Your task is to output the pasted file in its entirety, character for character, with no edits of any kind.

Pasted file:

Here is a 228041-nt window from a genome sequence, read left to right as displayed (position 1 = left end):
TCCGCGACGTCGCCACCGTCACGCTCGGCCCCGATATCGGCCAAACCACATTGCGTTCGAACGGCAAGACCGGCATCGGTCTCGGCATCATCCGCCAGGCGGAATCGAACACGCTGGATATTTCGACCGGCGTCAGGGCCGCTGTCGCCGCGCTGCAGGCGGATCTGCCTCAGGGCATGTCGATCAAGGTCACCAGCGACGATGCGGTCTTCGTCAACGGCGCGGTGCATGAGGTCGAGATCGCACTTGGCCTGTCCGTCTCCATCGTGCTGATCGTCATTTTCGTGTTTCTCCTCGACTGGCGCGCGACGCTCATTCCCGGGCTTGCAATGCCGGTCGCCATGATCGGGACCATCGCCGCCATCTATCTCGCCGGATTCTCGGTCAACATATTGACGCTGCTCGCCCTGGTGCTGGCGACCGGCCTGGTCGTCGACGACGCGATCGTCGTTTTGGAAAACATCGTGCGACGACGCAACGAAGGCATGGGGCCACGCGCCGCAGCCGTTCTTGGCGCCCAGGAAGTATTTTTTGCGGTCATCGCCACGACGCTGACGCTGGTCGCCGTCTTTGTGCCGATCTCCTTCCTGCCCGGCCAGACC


Here is a 228041-nt window from a genome sequence, read left to right as displayed (position 1 = left end):
TCCGCGACGTCGCCACCGTCACGCTCGGCCCCGATATCGGCCAAACCACATTGCGTTCGAACGGCAAGACCGGCATCGGTCTCGGCATCATCCGCCAGGCGGAATCGAACACGCTGGATATTTCGACCGGCGTCAGGGCCGCTGTCGCCGCGCTGCAGGCGGATCTGCCTCAGGGCATGTCGATCAAGGTCACCAGCGACGATGCGGTCTTCGTCAACGGCGCGGTGCATGAGGTCGAGATCGCACTTGGCCTGTCCGTCTCCATCGTGCTGATCGTCATTTTCGTGTTTCTCCTCGACTGGCGCGCGACGCTCATTCCCGGGCTTGCAATGCCGGTCGCCATGATCGGGACCATCGCCGCCATCTATCTCGCCGGATTCTCGGTCAACATATTGACGCTGCTCGCCCTGGTGCTGGCGACCGGCCTGGTCGTCGACGACGCGATCGTCGTTTTGGAAAACATCGTGCGACGACGCAACGAAGGCATGGGGCCACGCGCCGCAGCCGTTCTTGGCGCCCAGGAAGTATTTTTTGCGGTCATCGCCACGACGCTGACGCTGGTCGCCGTCTTTGTGCCGATCTCCTTCCTGCCCGGCCAGACC